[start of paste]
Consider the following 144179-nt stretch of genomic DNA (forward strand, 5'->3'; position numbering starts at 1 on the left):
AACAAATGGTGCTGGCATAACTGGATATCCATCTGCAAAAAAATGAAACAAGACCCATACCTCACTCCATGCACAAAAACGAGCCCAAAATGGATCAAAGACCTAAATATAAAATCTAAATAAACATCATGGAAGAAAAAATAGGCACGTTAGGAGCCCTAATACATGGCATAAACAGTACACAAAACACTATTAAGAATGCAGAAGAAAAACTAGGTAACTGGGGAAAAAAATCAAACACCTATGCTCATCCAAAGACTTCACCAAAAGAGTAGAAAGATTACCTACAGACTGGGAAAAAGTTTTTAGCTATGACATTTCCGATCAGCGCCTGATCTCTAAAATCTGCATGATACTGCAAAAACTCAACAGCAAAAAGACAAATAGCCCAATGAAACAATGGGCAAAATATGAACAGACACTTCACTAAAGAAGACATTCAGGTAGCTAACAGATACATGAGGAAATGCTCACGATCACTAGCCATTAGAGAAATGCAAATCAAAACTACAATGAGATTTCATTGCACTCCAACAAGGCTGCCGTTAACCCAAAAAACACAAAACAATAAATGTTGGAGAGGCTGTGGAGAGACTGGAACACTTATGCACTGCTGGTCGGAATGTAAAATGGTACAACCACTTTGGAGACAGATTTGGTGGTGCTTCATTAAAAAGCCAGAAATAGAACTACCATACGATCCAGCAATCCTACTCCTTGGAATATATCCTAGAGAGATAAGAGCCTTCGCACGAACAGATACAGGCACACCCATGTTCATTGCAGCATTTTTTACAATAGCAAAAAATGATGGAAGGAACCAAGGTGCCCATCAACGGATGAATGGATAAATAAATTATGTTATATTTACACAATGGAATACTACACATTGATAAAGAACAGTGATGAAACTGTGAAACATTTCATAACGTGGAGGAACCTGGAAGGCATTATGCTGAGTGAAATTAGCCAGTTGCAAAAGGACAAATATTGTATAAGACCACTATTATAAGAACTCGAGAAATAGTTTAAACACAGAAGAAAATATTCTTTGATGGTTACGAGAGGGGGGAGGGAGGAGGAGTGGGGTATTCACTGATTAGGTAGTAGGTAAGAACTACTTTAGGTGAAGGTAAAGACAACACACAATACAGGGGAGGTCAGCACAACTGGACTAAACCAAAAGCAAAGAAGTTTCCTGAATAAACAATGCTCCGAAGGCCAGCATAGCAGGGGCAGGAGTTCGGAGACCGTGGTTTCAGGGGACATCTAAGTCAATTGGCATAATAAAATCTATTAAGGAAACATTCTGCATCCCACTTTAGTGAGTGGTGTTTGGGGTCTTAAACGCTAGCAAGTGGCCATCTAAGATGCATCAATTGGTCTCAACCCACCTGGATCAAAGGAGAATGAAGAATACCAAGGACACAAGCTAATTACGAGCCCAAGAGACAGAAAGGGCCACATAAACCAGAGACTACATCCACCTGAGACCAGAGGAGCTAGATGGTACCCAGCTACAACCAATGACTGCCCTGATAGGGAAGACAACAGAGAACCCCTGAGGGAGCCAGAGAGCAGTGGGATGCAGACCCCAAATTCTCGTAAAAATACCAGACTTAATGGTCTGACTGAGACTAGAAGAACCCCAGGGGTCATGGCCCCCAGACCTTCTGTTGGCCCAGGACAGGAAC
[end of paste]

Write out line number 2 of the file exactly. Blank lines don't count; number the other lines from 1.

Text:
AACAAATGGTGCTGGCATAACTGGATATCCATCTGCAAAAAAATGAAACAAGACCCATACCTCACTCCATGCACAAAAACGAGCCCAAAATGGATCAAAGACCTAAATATAAAATCTAAATAAACATCATGGAAGAAAAAATAGGCACGTTAGGAGCCCTAATACATGGCATAAACAGTACACAAAACACTATTAAGAATGCAGAAGAAAAACTAGGTAACTGGGGAAAAAAATCAAACACCTATGCTCATCCAAAGACTTCACCAAAAGAGTAGAAAGATTACCTACAGACTGGGAAAAAGTTTTTAGCTATGACATTTCCGATCAGCGCCTGATCTCTAAAATCTGCATGATACTGCAAAAACTCAACAGCAAAAAGACAAATAGCCCAATGAAACAATGGGCAAAATATGAACAGACACTTCACTAAAGAAGACATTCAGGTAGCTAACAGATACATGAGGAAATGCTCACGATCACTAGCCATTAGAGAAATGCAAATCAAAACTACAATGAGATTTCATTGCACTCCAACAAGGCTGCCGTTAACCCAAAAAACACAAAACAATAAATGTTGGAGAGGCTGTGGAGAGACTGGAACACTTATGCACTGCTGGTCGGAATGTAAAATGGTACAACCACTTTGGAGACAGATTTGGTGGTGCTTCATTAAAAAGCCAGAAATAGAACTACCATACGATCCAGCAATCCTACTCCTTGGAATATATCCTAGAGAGATAAGAGCCTTCGCACGAACAGATACAGGCACACCCATGTTCATTGCAGCATTTTTTACAATAGCAAAAAATGATGGAAGGAACCAAGGTGCCCATCAACGGATGAATGGATAAATAAATTATGTTATATTTACACAATGGAATACTACACATTGATAAAGAACAGTGATGAAACTGTGAAACATTTCATAACGTGGAGGAACCTGGAAGGCATTATGCTGAGTGAAATTAGCCAGTTGCAAAAGGACAAATATTGTATAAGACCACTATTATAAGAACTCGAGAAATAGTTTAAACACAGAAGAAAATATTCTTTGATGGTTACGAGAGGGGGGAGGGAGGAGGAGTGGGGTATTCACTGATTAGGTAGTAGGTAAGAACTACTTTAGGTGAAGGTAAAGACAACACACAATACAGGGGAGGTCAGCACAACTGGACTAAACCAAAAGCAAAGAAGTTTCCTGAATAAACAATGCTCCGAAGGCCAGCATAGCAGGGGCAGGAGTTCGGAGACCGTGGTTTCAGGGGACATCTAAGTCAATTGGCATAATAAAATCTATTAAGGAAACATTCTGCATCCCACTTTAGTGAGTGGTGTTTGGGGTCTTAAACGCTAGCAAGTGGCCATCTAAGATGCATCAATTGGTCTCAACCCACCTGGATCAAAGGAGAATGAAGAATACCAAGGACACAAGCTAATTACGAGCCCAAGAGACAGAAAGGGCCACATAAACCAGAGACTACATCCACCTGAGACCAGAGGAGCTAGATGGTACCCAGCTACAACCAATGACTGCCCTGATAGGGAAGACAACAGAGAACCCCTGAGGGAGCCAGAGAGCAGTGGGATGCAGACCCCAAATTCTCGTAAAAATACCAGACTTAATGGTCTGACTGAGACTAGAAGAACCCCAGGGGTCATGGCCCCCAGACCTTCTGTTGGCCCAGGACAGGAAC